Welcome to the February 2013 edition
Hello again from Clarke Willmott LLP’s Employment team and welcome to another edition of Employment Matters.
In this issue we explore recent case law developments and a selection of employment law questions commonly asked by our clients.
For further information on any of the topics in this month’s Employment Matters, please contact a member of the Employment team.
As ever, we welcome your feedback and if you would like to see a particular area or topic featured in future issues, please let us know by emailing firstname.lastname@example.org.
Internal disciplinary hearings and right to legal representation
Ministry of Justice v Parry 
Mrs Parry, a District Probate Registrar, was dismissed for gross misconduct in November 2009 namely for the bullying and harassment of junior employees. Mrs Parry appealed the decision and requested that she be accompanied at the appeal by a legal representative. Mrs Parry’s Employer declined this request and subsequently dismissed the appeal.
More unenforceable Restrictive Covenants
CEF Holdings Ltd v Mundey 
In this case a number of employees from CEF holdings Ltd (CEF) left the company and joined Yesss, a business set up to compete with CEF. The High Court, in a lengthy and detailed judgment, held that in this case six-month covenants restraining solicitation of employees and competition were too wide to be enforceable. Of note was the fact that the employees were not restricted in relation to solicitation or acting for customers of CEF.
Make better informed recruitment decisions this year
With the average cost of replacing a senior manager now being estimated at £10,000 you cannot afford to make a wrong decision when recruiting. You need to ensure that you have as much information as possible on your candidates in order for you to make the best informed decisions on whom to employ in your business. Why not introduce the use of psychometric tests as part of your recruitment process to reduce the risk of getting it wrong?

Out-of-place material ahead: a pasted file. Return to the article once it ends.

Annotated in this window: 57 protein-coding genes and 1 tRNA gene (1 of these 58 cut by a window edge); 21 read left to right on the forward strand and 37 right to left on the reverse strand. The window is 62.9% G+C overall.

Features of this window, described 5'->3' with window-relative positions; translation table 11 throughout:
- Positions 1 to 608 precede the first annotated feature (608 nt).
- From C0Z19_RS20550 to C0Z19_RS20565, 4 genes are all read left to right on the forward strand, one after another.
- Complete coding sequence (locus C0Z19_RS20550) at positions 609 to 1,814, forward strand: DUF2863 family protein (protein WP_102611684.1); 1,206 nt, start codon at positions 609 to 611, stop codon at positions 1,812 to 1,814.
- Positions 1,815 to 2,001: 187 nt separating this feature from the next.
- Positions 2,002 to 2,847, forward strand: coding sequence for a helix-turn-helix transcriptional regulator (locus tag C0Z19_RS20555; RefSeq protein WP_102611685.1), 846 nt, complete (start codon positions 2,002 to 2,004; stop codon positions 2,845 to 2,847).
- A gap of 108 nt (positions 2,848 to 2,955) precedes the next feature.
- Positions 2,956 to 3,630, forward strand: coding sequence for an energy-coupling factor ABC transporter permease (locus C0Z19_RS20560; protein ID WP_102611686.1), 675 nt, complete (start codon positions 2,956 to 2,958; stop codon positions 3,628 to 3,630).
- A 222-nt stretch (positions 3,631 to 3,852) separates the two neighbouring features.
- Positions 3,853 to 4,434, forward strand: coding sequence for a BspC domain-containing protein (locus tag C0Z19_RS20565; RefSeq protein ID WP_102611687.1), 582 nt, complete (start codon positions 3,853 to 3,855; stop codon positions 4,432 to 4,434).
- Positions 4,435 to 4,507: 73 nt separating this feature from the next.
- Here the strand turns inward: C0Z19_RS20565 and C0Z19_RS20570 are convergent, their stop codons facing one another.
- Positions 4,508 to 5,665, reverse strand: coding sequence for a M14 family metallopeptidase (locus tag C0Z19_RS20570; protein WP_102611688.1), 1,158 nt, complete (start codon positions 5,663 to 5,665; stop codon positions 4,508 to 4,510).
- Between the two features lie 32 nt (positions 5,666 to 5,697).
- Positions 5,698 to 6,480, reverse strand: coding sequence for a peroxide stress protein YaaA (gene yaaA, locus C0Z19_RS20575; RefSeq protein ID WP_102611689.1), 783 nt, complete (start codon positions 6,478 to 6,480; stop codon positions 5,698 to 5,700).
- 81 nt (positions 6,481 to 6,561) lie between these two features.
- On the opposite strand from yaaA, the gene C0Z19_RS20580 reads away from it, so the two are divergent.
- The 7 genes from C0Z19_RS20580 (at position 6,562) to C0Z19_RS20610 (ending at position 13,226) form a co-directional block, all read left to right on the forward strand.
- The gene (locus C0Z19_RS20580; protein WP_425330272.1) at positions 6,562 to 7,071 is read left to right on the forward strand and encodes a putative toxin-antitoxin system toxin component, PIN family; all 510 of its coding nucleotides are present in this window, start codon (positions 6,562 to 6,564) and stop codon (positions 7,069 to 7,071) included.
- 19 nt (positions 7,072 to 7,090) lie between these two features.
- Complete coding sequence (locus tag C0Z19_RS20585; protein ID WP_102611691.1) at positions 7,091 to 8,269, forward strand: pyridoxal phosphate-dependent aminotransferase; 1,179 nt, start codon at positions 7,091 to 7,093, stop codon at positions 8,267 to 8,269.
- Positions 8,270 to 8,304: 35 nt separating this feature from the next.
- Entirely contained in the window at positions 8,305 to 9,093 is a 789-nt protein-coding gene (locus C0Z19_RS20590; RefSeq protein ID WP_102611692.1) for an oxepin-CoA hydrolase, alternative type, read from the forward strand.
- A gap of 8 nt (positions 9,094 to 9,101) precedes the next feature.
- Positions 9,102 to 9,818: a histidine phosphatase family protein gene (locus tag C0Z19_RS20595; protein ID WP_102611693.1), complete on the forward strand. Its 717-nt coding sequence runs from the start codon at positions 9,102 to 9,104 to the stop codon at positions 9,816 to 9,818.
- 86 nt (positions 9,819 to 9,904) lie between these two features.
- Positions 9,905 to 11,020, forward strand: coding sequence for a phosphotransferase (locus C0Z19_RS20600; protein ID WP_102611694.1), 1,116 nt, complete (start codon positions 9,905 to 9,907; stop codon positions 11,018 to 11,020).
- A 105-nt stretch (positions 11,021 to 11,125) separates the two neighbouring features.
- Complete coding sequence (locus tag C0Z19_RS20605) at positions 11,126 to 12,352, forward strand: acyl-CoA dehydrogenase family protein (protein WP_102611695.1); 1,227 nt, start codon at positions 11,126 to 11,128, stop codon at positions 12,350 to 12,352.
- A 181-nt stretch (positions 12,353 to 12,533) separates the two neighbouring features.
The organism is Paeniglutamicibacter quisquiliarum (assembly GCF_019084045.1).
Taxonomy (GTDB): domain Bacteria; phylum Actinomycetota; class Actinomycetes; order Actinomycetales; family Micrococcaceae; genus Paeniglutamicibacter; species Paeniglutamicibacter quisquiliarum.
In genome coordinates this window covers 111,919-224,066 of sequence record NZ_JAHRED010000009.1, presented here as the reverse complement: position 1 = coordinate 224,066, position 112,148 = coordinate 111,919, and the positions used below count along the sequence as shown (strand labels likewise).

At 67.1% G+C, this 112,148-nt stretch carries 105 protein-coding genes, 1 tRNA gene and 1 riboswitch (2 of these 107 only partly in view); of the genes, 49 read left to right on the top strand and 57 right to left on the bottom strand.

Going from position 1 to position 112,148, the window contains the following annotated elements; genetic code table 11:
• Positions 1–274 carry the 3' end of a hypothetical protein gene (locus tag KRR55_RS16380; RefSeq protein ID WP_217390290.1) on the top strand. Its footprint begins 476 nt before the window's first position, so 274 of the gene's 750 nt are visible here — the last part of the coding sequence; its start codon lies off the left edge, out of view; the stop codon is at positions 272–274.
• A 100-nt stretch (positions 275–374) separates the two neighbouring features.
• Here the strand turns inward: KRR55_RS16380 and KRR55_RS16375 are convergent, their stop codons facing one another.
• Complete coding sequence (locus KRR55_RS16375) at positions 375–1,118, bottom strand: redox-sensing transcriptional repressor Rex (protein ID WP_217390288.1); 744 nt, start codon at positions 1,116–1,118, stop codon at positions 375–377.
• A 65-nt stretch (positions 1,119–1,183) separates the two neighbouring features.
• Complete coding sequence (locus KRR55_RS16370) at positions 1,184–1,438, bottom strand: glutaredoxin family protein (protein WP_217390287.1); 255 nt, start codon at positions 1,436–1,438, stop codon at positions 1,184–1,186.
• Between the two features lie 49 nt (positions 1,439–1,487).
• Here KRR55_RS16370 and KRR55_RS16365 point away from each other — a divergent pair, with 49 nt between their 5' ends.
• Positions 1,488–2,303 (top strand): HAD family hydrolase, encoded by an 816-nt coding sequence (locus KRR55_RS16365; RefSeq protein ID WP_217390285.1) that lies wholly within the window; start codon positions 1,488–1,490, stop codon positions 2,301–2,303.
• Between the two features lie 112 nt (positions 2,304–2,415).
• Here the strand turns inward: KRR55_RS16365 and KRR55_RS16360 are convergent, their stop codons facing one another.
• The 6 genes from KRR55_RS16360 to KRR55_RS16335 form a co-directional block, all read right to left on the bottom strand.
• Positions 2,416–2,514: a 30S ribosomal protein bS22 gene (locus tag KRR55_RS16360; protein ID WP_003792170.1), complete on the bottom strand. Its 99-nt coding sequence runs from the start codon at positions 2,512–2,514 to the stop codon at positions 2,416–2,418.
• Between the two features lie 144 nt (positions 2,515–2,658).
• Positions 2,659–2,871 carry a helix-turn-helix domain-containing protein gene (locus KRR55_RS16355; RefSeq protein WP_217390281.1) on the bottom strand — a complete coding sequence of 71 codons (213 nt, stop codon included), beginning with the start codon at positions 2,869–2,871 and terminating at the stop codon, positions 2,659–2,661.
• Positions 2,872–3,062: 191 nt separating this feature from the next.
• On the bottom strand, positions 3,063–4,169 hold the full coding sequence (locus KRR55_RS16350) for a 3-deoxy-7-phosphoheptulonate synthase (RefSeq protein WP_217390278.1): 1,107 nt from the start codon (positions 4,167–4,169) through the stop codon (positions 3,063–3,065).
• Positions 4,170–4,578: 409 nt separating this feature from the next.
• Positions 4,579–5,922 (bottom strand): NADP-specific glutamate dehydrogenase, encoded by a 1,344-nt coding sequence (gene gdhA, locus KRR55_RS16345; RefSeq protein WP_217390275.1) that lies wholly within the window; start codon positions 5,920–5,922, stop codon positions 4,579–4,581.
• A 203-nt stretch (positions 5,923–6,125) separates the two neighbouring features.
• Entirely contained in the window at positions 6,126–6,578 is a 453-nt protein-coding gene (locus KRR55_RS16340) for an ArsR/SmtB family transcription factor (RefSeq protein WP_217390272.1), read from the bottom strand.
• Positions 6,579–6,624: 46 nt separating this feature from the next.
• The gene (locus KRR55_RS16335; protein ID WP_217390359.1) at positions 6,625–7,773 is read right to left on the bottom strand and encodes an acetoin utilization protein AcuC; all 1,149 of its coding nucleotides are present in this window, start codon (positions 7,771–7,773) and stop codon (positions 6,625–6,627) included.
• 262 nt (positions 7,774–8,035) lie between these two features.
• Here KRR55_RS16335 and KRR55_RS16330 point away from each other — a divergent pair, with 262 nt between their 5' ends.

Checking your prospective employees…
A recent appeal court ruling on 31 January 2012 centred on a 21-year-old man who had received warnings from the police when he was 11 years old in connection with two stolen bikes. The information was disclosed on two occasions; when he applied for a part-time job at a local football club at the age of 17 and later when he applied for a university course in sports studies. This was in spite of the fact that the cautions were spent under the Rehabilitation of Offenders Act 1974. The court, including Lord Dyson, one of Britain’s most senior judges, ruled that…
“Work for your benefits”?
The Government’s back to work schemes have been deemed to be unlawful in a case brought before the Court of Appeal. The Claimants, one of whom (Miss Reilly) is a 24 year old woman who had been obliged to complete unpaid work experience at Poundland, were appealing the previous court’s decision to reject their claims that the schemes breached laws on forced labour. Although the Government are appealing the decision, the decision could essentially prevent the scheme from continuing in its current form and force the Government to carry out an overhaul.
Update: Amendments to Enterprise and Regulatory Reform Bill
The Government has introduced further amendments to the bill which is currently before the House of Lords.
Our thought for the month
“We are what we repeatedly do. Excellence, therefore, is not an act but a habit.”